For Immediate Release
Fast Food Workers to Strike Thursday as Fight for $15 and Union Rights Intensifies
McDonald’s, Burger King, Wendy’s workers among those to walk off their jobs as movement continues to grow; home care workers join as movement spreads to new industry
“All across the country right now there’s a national movement going on made up of fast-food workers organizing to lift wages so they can provide for their families with pride and dignity. There is no denying a simple truth. America deserves a raise. Give America a raise. …You know what, if I were looking for a job that lets me build some security for my family, I’d join a union. If I were busting my butt in the service industry and wanted an honest day’s pay for an honest day’s work, I’d join a union. …I’d want a union looking out for me.” -- President Obama, Sept 1, 2014, Milwaukee, WI
Coming off a convention at which they vowed to do “whatever it takes” to win $15 and the right to form a union, fast-food workers in more than 150 cities will walk off their jobs Thursday as their movement intensifies and continues to spread.
A day after President Obama praised their campaign, workers from Oakland, Calif. to Opelika, Ala., said they will strike at the country’s major fast-food restaurants, including McDonald’s, Burger King, Wendy’s and KFC. Workers in Little Rock, Ark. Minneapolis, Minn; and Rochester, NY are among those who will walk off their jobs for the first time.
Fast-food workers from four continents are expected to travel to the U.S. to support strikers in Chicago, Los Angeles, New York and Raleigh.
Given recent events in Ferguson, MO and the desire for a sense of peace and normalcy in the community, fast-food workers decided not to hold a Thursday strike action in the St. Louis area, but to take their fight for $15 an hour and the right to form a union on the road. St. Louis fast-food workers will travel to join their fellow fast-food workers on the strike lines in New York City, Memphis, Nashville and Little Rock.
Inspired by the actions of fast-food workers, home care workers have decided to join the nationwide movement for higher pay and better rights on the job. In several cities, both nonunion and union home care workers will join striking fast-food workers, as the Fight for $15 spreads to a new, fast-growing service industry.
WHO: Workers from McDonald’s, Wendy’s, Burger King, KFC, Domino’s and other fast-food restaurants; Home Care Workers; Community Supporters; Clergy; Elected officials
SCROLL TO CONTINUE WITH CONTENT
Never Miss a Beat.
Get our best delivered to your inbox.
WHAT: Fast-Food Worker Strike
WHEN &WHERE: For information on times and locations for strike lines in a particular city, please contact Laura or Alex.
Thursday’s strike comes a little more than a month after the National Labor Relations Board’s general counsel determined that, despite McDonald’s repeated claims, the company is a joint employer that exerts substantial power over its employees’ working conditions. For nearly two years, McDonald’s and other fast-food workers have been joining together and going on strike, calling for $15 and the right to form a union without retaliation. But time and time again, the company and other industry players have tried to sidestep workers’ calls, inventing a make-believe world in which responsibility for wages and working conditions falls squarely on the shoulders of franchisees.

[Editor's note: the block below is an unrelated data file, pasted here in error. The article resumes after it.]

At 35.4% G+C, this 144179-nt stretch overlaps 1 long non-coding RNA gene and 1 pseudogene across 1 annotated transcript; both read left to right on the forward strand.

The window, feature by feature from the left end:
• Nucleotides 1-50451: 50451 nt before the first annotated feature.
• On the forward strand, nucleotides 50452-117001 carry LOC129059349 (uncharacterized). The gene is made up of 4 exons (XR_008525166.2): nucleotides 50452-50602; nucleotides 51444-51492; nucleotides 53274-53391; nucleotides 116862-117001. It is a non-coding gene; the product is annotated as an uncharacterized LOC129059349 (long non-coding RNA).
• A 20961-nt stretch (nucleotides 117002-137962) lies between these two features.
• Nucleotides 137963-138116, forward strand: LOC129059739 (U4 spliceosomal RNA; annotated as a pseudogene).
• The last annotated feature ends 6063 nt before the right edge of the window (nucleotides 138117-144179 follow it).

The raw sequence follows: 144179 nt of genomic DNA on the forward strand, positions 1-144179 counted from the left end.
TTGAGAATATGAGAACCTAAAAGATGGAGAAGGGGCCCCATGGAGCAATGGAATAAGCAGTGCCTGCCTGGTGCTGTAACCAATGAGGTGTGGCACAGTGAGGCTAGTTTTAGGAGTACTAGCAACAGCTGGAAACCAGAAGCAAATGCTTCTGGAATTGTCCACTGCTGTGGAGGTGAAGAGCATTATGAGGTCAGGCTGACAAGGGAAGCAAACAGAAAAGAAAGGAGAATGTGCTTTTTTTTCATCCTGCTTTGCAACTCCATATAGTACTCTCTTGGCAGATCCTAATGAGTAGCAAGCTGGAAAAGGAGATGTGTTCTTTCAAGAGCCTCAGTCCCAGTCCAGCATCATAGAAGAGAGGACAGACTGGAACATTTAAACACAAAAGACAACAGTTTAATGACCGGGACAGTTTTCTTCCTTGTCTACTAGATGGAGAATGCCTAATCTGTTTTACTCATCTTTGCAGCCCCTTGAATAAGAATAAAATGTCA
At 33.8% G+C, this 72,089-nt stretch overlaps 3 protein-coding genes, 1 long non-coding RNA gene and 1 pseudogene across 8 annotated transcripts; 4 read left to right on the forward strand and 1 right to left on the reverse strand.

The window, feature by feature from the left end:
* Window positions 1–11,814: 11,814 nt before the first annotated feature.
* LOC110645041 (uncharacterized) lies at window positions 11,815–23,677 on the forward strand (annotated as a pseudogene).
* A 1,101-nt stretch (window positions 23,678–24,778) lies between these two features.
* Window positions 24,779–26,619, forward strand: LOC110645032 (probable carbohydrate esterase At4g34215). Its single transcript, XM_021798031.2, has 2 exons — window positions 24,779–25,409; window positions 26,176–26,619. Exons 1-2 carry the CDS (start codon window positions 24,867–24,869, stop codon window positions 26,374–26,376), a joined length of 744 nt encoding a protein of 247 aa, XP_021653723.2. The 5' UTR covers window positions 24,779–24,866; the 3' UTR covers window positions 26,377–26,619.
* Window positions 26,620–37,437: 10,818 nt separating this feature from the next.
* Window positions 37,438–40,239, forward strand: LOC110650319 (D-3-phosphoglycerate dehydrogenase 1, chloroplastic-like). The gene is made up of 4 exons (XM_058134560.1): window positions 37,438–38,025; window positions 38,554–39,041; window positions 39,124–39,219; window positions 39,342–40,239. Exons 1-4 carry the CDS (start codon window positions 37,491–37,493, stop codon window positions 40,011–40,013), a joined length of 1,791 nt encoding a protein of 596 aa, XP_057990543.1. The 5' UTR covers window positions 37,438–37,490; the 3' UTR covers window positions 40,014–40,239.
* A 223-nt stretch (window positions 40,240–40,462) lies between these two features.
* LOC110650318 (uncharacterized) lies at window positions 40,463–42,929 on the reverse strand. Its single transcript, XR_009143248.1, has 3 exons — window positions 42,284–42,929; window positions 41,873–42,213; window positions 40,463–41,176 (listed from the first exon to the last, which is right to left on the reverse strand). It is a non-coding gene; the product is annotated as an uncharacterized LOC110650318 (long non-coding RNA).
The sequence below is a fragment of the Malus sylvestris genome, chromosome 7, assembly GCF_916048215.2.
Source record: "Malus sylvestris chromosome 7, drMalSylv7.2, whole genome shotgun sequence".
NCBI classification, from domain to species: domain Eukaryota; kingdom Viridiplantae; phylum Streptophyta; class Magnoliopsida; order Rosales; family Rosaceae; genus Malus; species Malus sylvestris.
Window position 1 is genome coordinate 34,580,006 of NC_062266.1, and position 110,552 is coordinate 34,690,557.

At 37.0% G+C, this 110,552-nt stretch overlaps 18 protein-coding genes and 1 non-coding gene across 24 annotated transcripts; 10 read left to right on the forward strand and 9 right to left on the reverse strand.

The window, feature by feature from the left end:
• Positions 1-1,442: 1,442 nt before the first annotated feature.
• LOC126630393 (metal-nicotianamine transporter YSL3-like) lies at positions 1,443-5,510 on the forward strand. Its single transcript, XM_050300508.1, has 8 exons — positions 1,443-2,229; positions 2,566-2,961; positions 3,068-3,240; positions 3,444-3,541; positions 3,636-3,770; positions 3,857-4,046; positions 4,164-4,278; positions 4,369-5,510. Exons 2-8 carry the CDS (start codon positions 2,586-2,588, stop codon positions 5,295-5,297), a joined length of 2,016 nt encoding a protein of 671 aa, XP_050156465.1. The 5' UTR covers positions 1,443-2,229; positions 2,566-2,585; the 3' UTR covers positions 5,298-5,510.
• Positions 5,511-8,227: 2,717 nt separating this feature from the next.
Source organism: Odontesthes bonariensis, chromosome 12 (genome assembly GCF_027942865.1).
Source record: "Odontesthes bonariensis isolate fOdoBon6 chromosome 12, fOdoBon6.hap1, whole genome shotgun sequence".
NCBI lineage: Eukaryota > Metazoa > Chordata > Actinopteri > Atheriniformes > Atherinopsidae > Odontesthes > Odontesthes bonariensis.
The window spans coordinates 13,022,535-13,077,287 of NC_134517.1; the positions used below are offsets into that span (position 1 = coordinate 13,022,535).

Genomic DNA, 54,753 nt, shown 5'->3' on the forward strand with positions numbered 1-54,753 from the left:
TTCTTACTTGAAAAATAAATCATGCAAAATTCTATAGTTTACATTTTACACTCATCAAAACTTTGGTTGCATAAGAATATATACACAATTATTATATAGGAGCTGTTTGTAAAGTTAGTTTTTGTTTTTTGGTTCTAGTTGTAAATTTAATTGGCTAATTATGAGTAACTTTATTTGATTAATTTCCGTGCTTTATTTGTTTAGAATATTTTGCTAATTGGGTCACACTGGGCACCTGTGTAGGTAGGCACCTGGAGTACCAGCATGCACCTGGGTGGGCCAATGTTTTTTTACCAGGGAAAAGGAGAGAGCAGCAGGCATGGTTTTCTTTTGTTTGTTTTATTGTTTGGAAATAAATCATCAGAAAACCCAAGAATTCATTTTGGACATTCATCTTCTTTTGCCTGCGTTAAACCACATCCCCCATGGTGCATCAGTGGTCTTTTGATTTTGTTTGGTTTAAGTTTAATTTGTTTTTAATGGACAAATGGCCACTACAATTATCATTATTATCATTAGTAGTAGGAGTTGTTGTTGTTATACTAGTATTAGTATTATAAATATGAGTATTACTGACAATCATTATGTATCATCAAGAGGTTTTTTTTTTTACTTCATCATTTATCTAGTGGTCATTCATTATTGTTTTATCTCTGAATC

A campaign that started in New York City in November 2012, with 200 fast-food workers walking off their jobs demanding $15 and the right to form a union without retaliation, has since spread to more than 150 cities in every region of the country, including the South. The growing fight for $15 has been credited with elevating the debate around inequality in the U.S. MSNBC’s Chris Hayes said that it has “entirely changed the politics of the country.” Since the campaign launched, nearly 7 million low-wage workers have seen their wages rise. What seemed like a far-fetched goal--$15 an hour—is now a reality in Seattle, where Bloomberg News said the city adopted “the rallying cry of fast-food workers.”
As it spreads, the movement is challenging fast-food companies’ outdated notion that their workers are teenagers looking for pocket change. Today’s workers are mothers and fathers struggling to raise children on wages that are too low. And they’re showing the industry that if it doesn’t raise pay, it will continue to be at the center of the national debate on what’s wrong with our economy.
Follow all of the action on strike day at www.strikefastfood.org and #StrikeFastFood.
Our pandemic coverage is free to all. As is all of our reporting.
No paywalls. No advertising. No corporate sponsors. Since the coronavirus pandemic broke out, traffic to the Common Dreams website has gone through the roof— at times overwhelming and crashing our servers. Common Dreams is a news outlet for everyone and that’s why we have never made our readers pay for the news and never will. But if you can, please support our essential reporting today. Without Your Support We Won't Exist.
Please select a donation method:
When a couple hundred of us fast food workers went on strike in New York right after Thanksgiving in 2012, we never knew we’d spark an international movement – changing the debate around income inequality, and growing our strikes and rallies to more than 150 cities and 33 countries on 6 continents. There’s still a long way to go before we get our demand here in the US – $15 an hour and the right to form a union without retaliation – and it’s going to be a hard fight, but we know we can do it. We don’t have any other choice.